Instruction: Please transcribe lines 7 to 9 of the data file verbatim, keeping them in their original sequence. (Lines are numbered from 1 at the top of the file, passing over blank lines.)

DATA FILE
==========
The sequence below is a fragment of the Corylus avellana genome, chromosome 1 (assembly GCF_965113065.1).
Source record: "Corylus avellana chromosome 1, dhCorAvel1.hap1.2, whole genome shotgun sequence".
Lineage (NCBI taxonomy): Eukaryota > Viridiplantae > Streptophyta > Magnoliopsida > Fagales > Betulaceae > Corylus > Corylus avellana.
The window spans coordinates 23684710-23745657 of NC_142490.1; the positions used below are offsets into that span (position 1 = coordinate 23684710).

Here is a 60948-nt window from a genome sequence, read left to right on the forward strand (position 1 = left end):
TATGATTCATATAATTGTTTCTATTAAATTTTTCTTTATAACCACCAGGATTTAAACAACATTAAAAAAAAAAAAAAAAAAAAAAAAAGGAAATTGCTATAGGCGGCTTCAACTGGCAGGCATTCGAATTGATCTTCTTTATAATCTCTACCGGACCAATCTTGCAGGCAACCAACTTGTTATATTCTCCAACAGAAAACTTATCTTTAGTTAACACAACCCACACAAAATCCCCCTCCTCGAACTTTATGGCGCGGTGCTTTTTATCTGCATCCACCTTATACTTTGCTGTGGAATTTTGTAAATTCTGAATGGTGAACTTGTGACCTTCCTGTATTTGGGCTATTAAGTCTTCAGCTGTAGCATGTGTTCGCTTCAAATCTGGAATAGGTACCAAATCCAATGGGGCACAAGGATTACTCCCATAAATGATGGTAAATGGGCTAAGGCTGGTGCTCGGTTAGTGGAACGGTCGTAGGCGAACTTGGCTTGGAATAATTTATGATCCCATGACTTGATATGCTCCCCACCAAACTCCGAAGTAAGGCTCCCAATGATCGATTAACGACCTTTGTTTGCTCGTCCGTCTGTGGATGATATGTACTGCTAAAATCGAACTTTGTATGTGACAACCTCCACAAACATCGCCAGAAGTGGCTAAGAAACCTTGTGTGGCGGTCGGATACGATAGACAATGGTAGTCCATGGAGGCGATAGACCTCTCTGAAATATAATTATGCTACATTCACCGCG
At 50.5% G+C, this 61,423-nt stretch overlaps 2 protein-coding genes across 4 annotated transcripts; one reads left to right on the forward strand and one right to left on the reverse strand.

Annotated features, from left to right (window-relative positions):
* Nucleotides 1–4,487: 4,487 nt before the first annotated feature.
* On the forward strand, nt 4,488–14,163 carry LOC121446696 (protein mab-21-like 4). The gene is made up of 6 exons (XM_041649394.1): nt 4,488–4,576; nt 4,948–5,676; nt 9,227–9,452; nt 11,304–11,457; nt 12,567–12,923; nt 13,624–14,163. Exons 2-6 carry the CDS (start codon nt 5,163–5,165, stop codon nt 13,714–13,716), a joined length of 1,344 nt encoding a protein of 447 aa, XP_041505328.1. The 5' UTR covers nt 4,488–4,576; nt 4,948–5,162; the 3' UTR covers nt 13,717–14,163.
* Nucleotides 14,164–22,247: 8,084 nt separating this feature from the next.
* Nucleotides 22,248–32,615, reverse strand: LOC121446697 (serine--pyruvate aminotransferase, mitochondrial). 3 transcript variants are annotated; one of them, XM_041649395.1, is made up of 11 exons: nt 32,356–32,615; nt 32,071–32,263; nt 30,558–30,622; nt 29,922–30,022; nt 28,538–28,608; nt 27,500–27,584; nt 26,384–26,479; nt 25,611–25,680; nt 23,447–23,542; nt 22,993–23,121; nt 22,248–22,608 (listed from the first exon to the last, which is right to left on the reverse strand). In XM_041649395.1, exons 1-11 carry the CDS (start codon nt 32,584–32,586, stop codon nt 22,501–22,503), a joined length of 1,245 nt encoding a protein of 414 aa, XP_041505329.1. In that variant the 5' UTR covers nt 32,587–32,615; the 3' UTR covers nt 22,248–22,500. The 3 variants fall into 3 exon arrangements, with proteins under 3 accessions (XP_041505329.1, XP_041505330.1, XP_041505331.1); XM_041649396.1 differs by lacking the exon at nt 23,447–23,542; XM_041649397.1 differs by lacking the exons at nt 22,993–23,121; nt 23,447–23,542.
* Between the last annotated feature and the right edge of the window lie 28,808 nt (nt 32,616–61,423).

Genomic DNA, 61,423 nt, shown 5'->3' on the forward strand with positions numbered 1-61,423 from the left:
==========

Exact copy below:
At 50.5% G+C, this 61,423-nt stretch overlaps 2 protein-coding genes across 4 annotated transcripts; one reads left to right on the forward strand and one right to left on the reverse strand.

Annotated features, from left to right (window-relative positions):
* Nucleotides 1–4,487: 4,487 nt before the first annotated feature.